Managing Amazon Aurora PostgreSQL - Amazon Aurora

Managing Amazon Aurora PostgreSQL

The following sections discuss managing performance and scaling for an Amazon Aurora PostgreSQL DB cluster. It also includes other maintenance tasks.

Scaling Aurora PostgreSQL DB instances

You can scale Aurora PostgreSQL DB instances in two ways, instance scaling and read scaling. For more information about read scaling, see Read scaling.

You can scale your Aurora PostgreSQL DB cluster by modifying the DB instance class for each DB instance in the DB cluster. Aurora PostgreSQL supports several DB instance classes optimized for Aurora. Don't use db.t2 or db.t3 instance classes for larger Aurora clusters of size greater than 40 terabytes (TB). For detailed specifications of the DB instance classes supported by Aurora PostgreSQL, see Supported DB engines for DB instance classes.

Maximum connections to an Aurora PostgreSQL DB instance

The maximum number of connections allowed to an Aurora PostgreSQL DB instance is determined by the max_connections parameter in the instance-level parameter group for the DB instance. By default, this value is set to the following equation:


Setting the max_connections parameter to this equation makes sure that the number of allowed connection scales well with the size of the instance. For example, suppose your DB instance class is db.r5.large, which has 16 gibibytes (GiB) of memory. Then the maximum connections allowed is around 1802, as shown in the following equation:

LEAST((16*1073741824)/9531392,5000) = 1802

The DBInstanceClassMemory value represents the memory capacity, in bytes, available for the DB instance. It's a number that Aurora computes internally and isn't directly available for you to query. Aurora reserves some memory in each DB instance for the Aurora management components. This adjustment to the available memory produces a lower max_connections value than if the formula used the full memory for the associated DB instance class. You can tune the maximum number of connections to support your workload.

The following table lists the resulting default value of max_connections for each DB instance class available to Aurora PostgreSQL. You can increase the maximum number of connections to your Aurora PostgreSQL DB instance by scaling the instance up to a DB instance class with more memory, or by setting a larger value for the max_connections parameter, up to 262,143.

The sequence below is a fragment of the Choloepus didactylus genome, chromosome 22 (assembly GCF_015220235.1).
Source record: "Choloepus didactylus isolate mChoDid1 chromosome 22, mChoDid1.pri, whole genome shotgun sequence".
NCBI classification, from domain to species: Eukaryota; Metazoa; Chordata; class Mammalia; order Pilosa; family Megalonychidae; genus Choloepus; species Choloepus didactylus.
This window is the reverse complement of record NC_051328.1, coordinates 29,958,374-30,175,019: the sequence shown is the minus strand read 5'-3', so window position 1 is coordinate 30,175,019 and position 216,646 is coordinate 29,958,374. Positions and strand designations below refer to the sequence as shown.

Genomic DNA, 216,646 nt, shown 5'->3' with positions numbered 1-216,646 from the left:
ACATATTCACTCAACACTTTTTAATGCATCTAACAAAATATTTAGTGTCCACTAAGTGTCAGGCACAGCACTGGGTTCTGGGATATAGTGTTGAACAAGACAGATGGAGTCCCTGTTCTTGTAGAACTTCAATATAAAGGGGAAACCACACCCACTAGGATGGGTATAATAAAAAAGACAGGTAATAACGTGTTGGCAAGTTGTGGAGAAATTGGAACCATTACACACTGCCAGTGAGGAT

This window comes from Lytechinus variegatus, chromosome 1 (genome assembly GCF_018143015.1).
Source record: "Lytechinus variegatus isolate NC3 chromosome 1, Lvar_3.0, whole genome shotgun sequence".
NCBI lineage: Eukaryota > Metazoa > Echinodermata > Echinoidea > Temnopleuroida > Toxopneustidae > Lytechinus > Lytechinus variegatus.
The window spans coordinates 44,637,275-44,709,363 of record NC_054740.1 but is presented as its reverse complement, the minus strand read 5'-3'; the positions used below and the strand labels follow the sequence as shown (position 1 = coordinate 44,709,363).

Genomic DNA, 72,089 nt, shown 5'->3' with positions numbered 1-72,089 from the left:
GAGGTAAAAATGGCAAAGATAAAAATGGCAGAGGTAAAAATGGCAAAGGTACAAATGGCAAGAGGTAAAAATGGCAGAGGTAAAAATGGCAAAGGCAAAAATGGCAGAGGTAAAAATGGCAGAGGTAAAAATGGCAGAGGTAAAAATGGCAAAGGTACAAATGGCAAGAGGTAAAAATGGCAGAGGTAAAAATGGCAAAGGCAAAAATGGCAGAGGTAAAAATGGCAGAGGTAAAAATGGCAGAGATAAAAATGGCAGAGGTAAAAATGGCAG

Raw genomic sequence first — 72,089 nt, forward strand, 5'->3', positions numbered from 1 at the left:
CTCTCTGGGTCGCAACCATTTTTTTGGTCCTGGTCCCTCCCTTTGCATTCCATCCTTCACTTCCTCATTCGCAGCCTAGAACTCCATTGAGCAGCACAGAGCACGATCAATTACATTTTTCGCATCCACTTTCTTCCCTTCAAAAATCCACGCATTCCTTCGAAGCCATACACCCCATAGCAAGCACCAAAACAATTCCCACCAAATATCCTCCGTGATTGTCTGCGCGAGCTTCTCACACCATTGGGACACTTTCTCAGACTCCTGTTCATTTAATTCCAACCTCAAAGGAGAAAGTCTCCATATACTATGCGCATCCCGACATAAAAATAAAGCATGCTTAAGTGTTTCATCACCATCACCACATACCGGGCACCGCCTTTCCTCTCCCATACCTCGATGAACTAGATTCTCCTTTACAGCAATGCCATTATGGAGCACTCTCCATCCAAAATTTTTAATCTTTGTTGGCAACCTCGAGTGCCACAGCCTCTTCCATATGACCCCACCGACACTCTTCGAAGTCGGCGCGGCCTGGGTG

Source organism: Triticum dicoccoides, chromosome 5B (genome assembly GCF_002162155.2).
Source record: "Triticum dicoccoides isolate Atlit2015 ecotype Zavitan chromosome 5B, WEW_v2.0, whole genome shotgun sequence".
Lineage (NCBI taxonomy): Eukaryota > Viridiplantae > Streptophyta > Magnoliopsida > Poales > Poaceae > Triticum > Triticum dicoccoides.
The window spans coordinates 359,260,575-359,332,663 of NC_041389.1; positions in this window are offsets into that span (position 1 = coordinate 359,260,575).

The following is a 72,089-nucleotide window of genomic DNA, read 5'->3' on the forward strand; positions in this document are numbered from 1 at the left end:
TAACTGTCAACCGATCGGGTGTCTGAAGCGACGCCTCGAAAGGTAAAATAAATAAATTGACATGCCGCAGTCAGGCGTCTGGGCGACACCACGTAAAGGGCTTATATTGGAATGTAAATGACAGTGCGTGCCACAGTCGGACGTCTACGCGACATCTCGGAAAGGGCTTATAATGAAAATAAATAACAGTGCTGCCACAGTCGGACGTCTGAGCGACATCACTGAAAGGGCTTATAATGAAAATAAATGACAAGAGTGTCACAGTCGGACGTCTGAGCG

Instance class max_connections default value
db.r6g.16xlarge 5000
db.r6g.12xlarge 5000
db.r6g.8xlarge 5000
db.r6g.4xlarge 5000
db.r6g.2xlarge 5000
db.r6g.xlarge 3479
db.r6g.large 1722
db.r5.24xlarge 5000
db.r5.16xlarge 5000
db.r5.12xlarge 5000
db.r5.8xlarge 5000
db.r5.4xlarge 5000
db.r5.2xlarge 5000
db.r5.xlarge 3300
db.r5.large 1600
db.r4.16xlarge 5000
db.r4.8xlarge 5000
db.r4.4xlarge 5000
db.r4.2xlarge 5000
db.r4.xlarge 3200
db.r4.large 1600
db.t3.large 844
db.t3.medium 420

For the list of DB instance classes supported by Aurora PostgreSQL, see Supported DB engines for DB instance classes. For the amount of memory for each DB instance class, see Hardware specifications for DB instance classes for Aurora.

Temporary storage limits for Aurora PostgreSQL

Aurora PostgreSQL stores tables and indexes in the Aurora storage subsystem. Aurora PostgreSQL uses separate temporary storage for non-persistent temporary files. This includes files that are used for such purposes as sorting large datasets during query processing or for index build operations. For more about storage, see Amazon Aurora storage and reliability.

The following table shows the maximum amount of temporary storage available for each Aurora PostgreSQL DB instance class.

DB instance class Maximum temporary storage available (GiB)
db.r6g.16xlarge 1008
db.r6g.12xlarge 756
db.r6g.8xlarge 504
db.r6g.4xlarge 252
db.r6g.2xlarge 126
db.r6g.xlarge 63
db.r6g.large 32
db.r5.24xlarge 1500
db.r5.16xlarge 1008
db.r5.12xlarge 748
db.r5.8xlarge 504
db.r5.4xlarge 249
db.r5.2xlarge 124
db.r5.xlarge 62
db.r5.large 31
db.r4.16xlarge 960
db.r4.8xlarge 480
db.r4.4xlarge 240
db.r4.2xlarge 120
db.r4.xlarge 60
db.r4.large 30
db.t3.large 16
db.t3.medium 7.5

You can monitor the temporary storage available for a DB instance with the FreeLocalStorage CloudWatch metric, described in Amazon Aurora metrics.

For some workloads, you can reduce the amount of temporary storage by allocating more memory to the processes that are performing the operation. To increase the memory available to an operation, increasing the values of the work_mem or maintenance_work_mem PostgreSQL parameters.